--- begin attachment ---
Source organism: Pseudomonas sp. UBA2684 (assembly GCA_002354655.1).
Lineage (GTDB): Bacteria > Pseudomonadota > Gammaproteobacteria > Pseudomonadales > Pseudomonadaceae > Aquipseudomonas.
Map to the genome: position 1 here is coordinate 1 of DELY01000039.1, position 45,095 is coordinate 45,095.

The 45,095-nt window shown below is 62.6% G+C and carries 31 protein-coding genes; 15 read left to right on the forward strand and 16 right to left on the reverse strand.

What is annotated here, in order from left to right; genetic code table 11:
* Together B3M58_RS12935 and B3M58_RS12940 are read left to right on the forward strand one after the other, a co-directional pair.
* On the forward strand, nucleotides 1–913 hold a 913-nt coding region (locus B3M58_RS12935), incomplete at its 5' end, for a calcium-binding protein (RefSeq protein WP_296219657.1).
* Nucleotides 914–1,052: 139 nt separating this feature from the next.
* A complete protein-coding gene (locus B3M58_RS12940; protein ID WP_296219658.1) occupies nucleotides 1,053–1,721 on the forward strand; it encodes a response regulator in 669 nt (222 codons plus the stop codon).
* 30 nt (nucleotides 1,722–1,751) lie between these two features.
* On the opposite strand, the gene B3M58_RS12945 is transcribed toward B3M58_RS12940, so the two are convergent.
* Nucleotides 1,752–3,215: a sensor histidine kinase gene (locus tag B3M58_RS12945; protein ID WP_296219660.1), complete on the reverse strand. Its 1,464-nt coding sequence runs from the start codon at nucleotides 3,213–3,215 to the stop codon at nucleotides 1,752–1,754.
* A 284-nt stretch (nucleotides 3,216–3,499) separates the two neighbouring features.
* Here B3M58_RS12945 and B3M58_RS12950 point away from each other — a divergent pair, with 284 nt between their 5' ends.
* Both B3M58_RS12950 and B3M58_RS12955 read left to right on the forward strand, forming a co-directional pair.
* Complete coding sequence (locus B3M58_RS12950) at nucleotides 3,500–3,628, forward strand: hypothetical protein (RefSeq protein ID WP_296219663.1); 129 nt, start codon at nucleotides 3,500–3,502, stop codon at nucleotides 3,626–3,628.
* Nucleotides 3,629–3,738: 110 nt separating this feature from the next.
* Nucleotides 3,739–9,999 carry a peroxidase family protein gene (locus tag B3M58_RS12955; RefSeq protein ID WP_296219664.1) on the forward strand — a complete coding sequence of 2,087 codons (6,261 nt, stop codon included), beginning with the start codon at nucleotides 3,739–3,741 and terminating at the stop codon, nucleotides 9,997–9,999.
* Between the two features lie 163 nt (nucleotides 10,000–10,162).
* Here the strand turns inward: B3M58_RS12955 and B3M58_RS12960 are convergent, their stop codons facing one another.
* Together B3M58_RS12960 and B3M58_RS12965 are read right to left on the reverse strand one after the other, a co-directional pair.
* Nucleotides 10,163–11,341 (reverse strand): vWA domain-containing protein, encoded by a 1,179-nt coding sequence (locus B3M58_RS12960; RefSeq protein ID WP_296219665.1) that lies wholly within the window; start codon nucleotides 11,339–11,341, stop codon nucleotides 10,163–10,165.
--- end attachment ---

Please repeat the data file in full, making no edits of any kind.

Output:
Source organism: Pseudomonas sp. UBA2684 (assembly GCA_002354655.1).
Lineage (GTDB): Bacteria > Pseudomonadota > Gammaproteobacteria > Pseudomonadales > Pseudomonadaceae > Aquipseudomonas.
Map to the genome: position 1 here is coordinate 1 of DELY01000039.1, position 45,095 is coordinate 45,095.

The 45,095-nt window shown below is 62.6% G+C and carries 31 protein-coding genes; 15 read left to right on the forward strand and 16 right to left on the reverse strand.

What is annotated here, in order from left to right; genetic code table 11:
* Together B3M58_RS12935 and B3M58_RS12940 are read left to right on the forward strand one after the other, a co-directional pair.
* On the forward strand, nucleotides 1–913 hold a 913-nt coding region (locus B3M58_RS12935), incomplete at its 5' end, for a calcium-binding protein (RefSeq protein WP_296219657.1).
* Nucleotides 914–1,052: 139 nt separating this feature from the next.
* A complete protein-coding gene (locus B3M58_RS12940; protein ID WP_296219658.1) occupies nucleotides 1,053–1,721 on the forward strand; it encodes a response regulator in 669 nt (222 codons plus the stop codon).
* 30 nt (nucleotides 1,722–1,751) lie between these two features.
* On the opposite strand, the gene B3M58_RS12945 is transcribed toward B3M58_RS12940, so the two are convergent.
* Nucleotides 1,752–3,215: a sensor histidine kinase gene (locus tag B3M58_RS12945; protein ID WP_296219660.1), complete on the reverse strand. Its 1,464-nt coding sequence runs from the start codon at nucleotides 3,213–3,215 to the stop codon at nucleotides 1,752–1,754.
* A 284-nt stretch (nucleotides 3,216–3,499) separates the two neighbouring features.
* Here B3M58_RS12945 and B3M58_RS12950 point away from each other — a divergent pair, with 284 nt between their 5' ends.
* Both B3M58_RS12950 and B3M58_RS12955 read left to right on the forward strand, forming a co-directional pair.
* Complete coding sequence (locus B3M58_RS12950) at nucleotides 3,500–3,628, forward strand: hypothetical protein (RefSeq protein ID WP_296219663.1); 129 nt, start codon at nucleotides 3,500–3,502, stop codon at nucleotides 3,626–3,628.
* Nucleotides 3,629–3,738: 110 nt separating this feature from the next.
* Nucleotides 3,739–9,999 carry a peroxidase family protein gene (locus tag B3M58_RS12955; RefSeq protein ID WP_296219664.1) on the forward strand — a complete coding sequence of 2,087 codons (6,261 nt, stop codon included), beginning with the start codon at nucleotides 3,739–3,741 and terminating at the stop codon, nucleotides 9,997–9,999.
* Between the two features lie 163 nt (nucleotides 10,000–10,162).
* Here the strand turns inward: B3M58_RS12955 and B3M58_RS12960 are convergent, their stop codons facing one another.
* Together B3M58_RS12960 and B3M58_RS12965 are read right to left on the reverse strand one after the other, a co-directional pair.
* Nucleotides 10,163–11,341 (reverse strand): vWA domain-containing protein, encoded by a 1,179-nt coding sequence (locus B3M58_RS12960; RefSeq protein ID WP_296219665.1) that lies wholly within the window; start codon nucleotides 11,339–11,341, stop codon nucleotides 10,163–10,165.